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Copyright © 2018 Albuquerque Journal
Standing before hundreds of business leaders, Republican Steve Pearce and Democrat Michelle Lujan Grisham clashed Monday over whether “right-to-work” legislation banning compulsory union fees should be part of New Mexico’s economic development strategy.
The two gubernatorial candidates – both of whom are giving up safe seats in Congress – also sparred over whether the Republican tax cuts passed last year are promoting economic growth in the country.
But Pearce and Lujan Grisham also treated each other with respect and avoided personal jabs. They hugged after the one-hour forum, sponsored by a coalition of 21 real estate, construction and business groups.
Responding to a question, Pearce said right-to-work legislation passed in other states has helped them recruit new companies. And businesses considering a move to New Mexico, he said, are targeting counties that have adopted similar ordinances.
“Right-to-work simply means we give the workers choice,” Pearce said in a packed ballroom at the Albuquerque Marriott.
Lujan Grisham, in turn, said she “absolutely” disagrees, describing the legislation as one of “the most divisive partisan issues, not just in our state, but in the country.” She then switched gears and used much of her time for the right-to-work question to speak about the need for an overhaul of the state tax system.
The New Mexico Legislature, where Democrats hold majorities in both chambers, has repeatedly rejected proposals that would end the practice of allowing union fees to be required as a condition of employment in unionized workplaces. But some counties have taken up the issue themselves and passed local ordinances.
Lujan Grisham and Pearce are competing in the Nov. 6 election to succeed Republican Gov. Susana Martinez, who cannot run this year because of term limits.
Monday’s forum focused on the economy and business issues. About 520 people attended, including business leaders and elected officials.
The sponsors of the event crafted the questions, and Journal Senior Editor Kent Walz served as moderator. Art Tatum, representing NAIOP, the commercial real estate development association, welcomed the audience and started the program with announcements.
It was the first forum for Lujan Grisham and Pearce since the primary election in June.
Lujan Grisham and Pearce each pitched themselves as leaders who would seek bipartisan solutions to improve the economy. The unemployment rate in New Mexico fell to 4.7 percent in July, but it’s still among the highest in the country. Only four states and Washington, D.C., had higher unemployment rates, according to figures released this month.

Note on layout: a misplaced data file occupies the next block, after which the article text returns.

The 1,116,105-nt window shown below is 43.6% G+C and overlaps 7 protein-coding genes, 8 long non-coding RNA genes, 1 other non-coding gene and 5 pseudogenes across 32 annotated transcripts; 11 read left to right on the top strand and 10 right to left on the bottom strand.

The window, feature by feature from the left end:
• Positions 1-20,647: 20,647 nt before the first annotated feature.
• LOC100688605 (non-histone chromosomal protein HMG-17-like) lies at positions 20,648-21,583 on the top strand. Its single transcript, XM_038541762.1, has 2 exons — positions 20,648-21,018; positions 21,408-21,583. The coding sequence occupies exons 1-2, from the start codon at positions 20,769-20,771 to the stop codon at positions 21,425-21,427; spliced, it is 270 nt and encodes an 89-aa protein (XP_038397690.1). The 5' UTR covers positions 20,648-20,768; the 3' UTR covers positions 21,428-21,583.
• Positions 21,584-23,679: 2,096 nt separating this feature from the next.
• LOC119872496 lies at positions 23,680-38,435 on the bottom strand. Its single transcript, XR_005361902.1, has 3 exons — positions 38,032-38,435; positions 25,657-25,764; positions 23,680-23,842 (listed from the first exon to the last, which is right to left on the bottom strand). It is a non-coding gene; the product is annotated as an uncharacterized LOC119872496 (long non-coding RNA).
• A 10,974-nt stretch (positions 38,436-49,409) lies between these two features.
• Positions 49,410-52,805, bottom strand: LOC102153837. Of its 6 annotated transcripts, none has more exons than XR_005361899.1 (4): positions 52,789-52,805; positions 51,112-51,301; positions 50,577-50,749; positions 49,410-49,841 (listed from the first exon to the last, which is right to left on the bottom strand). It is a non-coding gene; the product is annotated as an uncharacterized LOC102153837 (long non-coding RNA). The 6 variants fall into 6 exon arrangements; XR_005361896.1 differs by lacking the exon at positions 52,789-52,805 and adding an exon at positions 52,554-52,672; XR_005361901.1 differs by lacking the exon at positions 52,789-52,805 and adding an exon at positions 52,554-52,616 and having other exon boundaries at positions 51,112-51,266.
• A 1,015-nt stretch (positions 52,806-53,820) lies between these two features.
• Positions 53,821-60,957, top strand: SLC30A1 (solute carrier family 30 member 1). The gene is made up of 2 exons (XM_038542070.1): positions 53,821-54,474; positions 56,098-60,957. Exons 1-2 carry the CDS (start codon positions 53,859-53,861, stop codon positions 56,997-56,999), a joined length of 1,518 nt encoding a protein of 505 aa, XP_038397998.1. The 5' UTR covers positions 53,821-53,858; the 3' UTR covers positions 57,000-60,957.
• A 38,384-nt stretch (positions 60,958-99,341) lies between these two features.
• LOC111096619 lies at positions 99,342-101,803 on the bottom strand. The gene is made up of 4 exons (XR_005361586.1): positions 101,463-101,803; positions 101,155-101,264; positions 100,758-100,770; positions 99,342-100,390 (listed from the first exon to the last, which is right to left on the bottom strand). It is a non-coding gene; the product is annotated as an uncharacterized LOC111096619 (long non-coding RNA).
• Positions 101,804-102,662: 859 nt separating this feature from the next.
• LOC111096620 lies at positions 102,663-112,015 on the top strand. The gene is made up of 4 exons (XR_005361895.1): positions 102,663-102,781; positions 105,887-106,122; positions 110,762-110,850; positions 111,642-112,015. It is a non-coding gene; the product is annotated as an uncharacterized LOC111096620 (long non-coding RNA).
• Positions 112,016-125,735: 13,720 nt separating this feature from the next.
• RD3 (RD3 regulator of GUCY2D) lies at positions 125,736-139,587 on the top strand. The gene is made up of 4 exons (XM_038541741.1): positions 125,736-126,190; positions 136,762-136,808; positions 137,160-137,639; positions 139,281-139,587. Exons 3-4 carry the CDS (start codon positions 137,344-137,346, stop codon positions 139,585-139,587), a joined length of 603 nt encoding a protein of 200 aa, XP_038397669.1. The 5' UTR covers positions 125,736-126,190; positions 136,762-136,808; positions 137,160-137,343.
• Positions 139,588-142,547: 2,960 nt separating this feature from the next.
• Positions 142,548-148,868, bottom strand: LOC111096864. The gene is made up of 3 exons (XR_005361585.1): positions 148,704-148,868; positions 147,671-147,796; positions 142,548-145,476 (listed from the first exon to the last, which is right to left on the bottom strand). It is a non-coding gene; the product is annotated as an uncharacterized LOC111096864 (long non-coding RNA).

Pearce, who owned an oil field services company in Hobbs, said he grew up in poverty and understands firsthand the dignity that comes with working hard to succeed. The state, he said, needs to reduce unnecessary regulation, train high school graduates for jobs and make other changes to improve the economic environment.
“New Mexico has an extremely hostile attitude toward businesses,” Pearce said.
He also floated the idea of toll roads in the southeastern part of the state to help handle industrial traffic triggered by the oil boom. Non-toll roads would remain to handle local, non-industrial traffic.
Lujan Grisham, a former state Cabinet secretary and health care consultant, described herself as an engaged leader who has the experience to cut through bureaucracy. She said she would pursue changes to the state’s procurement code to help local companies win state contracts, and she vowed to support construction of a new University of New Mexico hospital to provide more beds for patients who need them.
“Today we need a leader who’s tough, tenacious and pragmatic,” Lujan Grisham said.
The candidates disagreed over the tax cuts backed by President Donald Trump and passed by Congress last year.
Lujan Grisham described the cuts as “irresponsible.” Pearce said the cuts had resulted in a “growing, dynamic economy.”
They also offered different philosophies on minimum wage ordinances and requirements for employers to provide paid sick leave.
Pearce suggested allowing young people to start working at less than the minimum wage, saying he’d started work at just 9 years old. Lujan Grisham, in turn, said the lack of paid time off can force young workers to seek jobs outside the state.
They concluded the forum on friendly terms.
Pearce praised Lujan Grisham’s willingness to run and her public service. She clapped after his closing remarks, and initiated the hug instead of shaking hands.